CAMBRIDGE -- Christmas may be over, but not the season of giving. As the tax year draws to a close, checkbooks open for a rash of charitable donations. Until recently, Courtney Young's parents, wealthy as they are, were among those last-minute benefactors, capping off a year of giving characterized more by mood at the moment of request than any systematic plan.
Then Young, 25, got involved with Resource Generation, a nonprofit organization founded in 1997 to encourage young people of means to use philanthropy to encourage social change. Now, thanks to Young's prodding, her family thinks about targeting their charitable donations. Year's end has become a time for the family to establish their giving priorities for the year to come.
''It's a system in process," says Young, who has moved from participating in Resource Generation's activities to working as its program coordinator. ''My dad is involved in philanthropy, but there was no giving plan that was thought out. He and I are in conversation about that, about how to be more strategic."
''On several occasions in the last couple of years, Courtney has sat the family down and we've formulated strategies from the family's point of view about where we want to give. That's caused my business to get involved in affordable housing in northern Virginia, which we never were before," says Robert Young, 62, who made his fortune in commercial real estate development.
''From the family point of view, our giving was haphazard as opposed to the more organized approach that Courtney has put together. Everyone has a say. We try to direct our giving to a very targeted group that reflects everybody's individual concerns and interests."
Popular culture may be all about money -- about marrying wealthy or apprenticing wealthy or dressing wealthy or just being wealthy -- but Resource Generation's politically progressive participants are often uncomfortable with having fortunes in a world of misfortune.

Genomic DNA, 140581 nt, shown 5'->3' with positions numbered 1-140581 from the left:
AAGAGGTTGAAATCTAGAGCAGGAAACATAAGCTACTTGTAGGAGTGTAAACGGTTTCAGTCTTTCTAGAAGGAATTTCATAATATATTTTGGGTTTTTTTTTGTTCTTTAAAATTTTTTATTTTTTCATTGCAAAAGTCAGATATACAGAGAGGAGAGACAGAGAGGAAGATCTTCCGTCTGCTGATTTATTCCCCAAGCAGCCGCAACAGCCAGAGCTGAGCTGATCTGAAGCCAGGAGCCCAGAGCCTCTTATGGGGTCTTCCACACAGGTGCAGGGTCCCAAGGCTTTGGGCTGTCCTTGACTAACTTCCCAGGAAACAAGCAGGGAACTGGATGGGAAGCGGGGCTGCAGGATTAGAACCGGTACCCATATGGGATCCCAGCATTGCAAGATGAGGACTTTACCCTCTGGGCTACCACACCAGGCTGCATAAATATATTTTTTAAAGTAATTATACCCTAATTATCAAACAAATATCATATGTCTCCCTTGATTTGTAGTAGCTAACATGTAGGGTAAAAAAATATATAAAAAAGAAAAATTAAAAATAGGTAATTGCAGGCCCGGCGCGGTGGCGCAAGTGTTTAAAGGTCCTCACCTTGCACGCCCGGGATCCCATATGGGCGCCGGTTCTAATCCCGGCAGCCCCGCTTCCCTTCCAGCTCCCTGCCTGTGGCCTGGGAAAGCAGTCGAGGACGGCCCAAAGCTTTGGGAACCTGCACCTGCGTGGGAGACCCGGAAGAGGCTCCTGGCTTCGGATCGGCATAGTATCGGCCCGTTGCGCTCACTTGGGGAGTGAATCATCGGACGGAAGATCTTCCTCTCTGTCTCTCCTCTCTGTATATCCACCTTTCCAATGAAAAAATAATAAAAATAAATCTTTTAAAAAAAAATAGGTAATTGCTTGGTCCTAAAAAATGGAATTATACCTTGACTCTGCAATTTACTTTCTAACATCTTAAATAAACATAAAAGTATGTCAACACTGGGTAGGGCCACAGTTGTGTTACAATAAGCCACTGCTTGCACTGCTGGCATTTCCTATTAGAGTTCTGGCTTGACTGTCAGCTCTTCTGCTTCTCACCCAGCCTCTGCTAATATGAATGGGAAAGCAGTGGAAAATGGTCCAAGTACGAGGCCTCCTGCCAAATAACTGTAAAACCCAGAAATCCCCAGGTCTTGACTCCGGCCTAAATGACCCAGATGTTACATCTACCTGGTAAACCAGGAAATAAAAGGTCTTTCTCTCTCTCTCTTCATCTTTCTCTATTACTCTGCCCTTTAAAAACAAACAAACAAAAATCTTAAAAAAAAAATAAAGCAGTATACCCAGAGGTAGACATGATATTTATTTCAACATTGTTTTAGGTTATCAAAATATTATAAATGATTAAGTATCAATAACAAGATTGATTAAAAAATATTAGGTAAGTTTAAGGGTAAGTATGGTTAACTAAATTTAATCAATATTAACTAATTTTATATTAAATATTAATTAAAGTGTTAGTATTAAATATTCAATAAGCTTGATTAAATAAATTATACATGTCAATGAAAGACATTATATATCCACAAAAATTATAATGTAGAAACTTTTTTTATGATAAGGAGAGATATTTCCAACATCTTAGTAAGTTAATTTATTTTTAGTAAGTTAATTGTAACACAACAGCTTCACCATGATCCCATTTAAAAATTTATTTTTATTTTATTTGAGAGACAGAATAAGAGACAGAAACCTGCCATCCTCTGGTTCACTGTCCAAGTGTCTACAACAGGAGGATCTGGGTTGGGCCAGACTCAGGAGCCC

Developed by six foundations, including the Haymarket People's Fund and Youth on Board, and a group of wealthy young people, Resource Generation works to help its participants come to terms with their privilege. Then, through workshops, campus outreach, and programs such as the annual ''Making Money Making Change" retreat, it gives them the tools to leverage that privilege. The group favors social change over social service -- preferring to support the community group working to lower emissions and idling at the nearby bus depot instead of simply giving money to help treat residents' asthma.
''There's so much in your face about the rich, the rich, the rich," says executive director Hez Norton, 32, who grew up middle class in Ohio and went to Duke on a volleyball scholarship. ''Resource Generation is a community of young people whose values are the opposite of what you see."
''Some of the people I knew at Resource Generation were college age who were once or twice a year flying to New York or Chicago to give away half a million dollars through their family foundations, then flying back to their schools to finish their chemistry exams," says Tracy Hewat, 39, Resource Generation's founding executive director, whose family made money on land sales. ''These were people who were not taken seriously in the context of their families because of their age but were not talking to their friends about it when they got back to school because they were afraid that the knowledge of their wealth would impact their primary relationships. We're not supporting these people. This is the funding for the left for the next 60 years."
Resource Generation counts 750 young people as participants, up from 200 in 2000. About 30 who responded to a survey at the group's annual retreat had access to $600 million. Though Resource Generation hasn't tracked its impact on giving, half the respondents to another survey said their charitable contributions had increased, and three-fifths said they'd learned more about their family's resources since being involved in the group.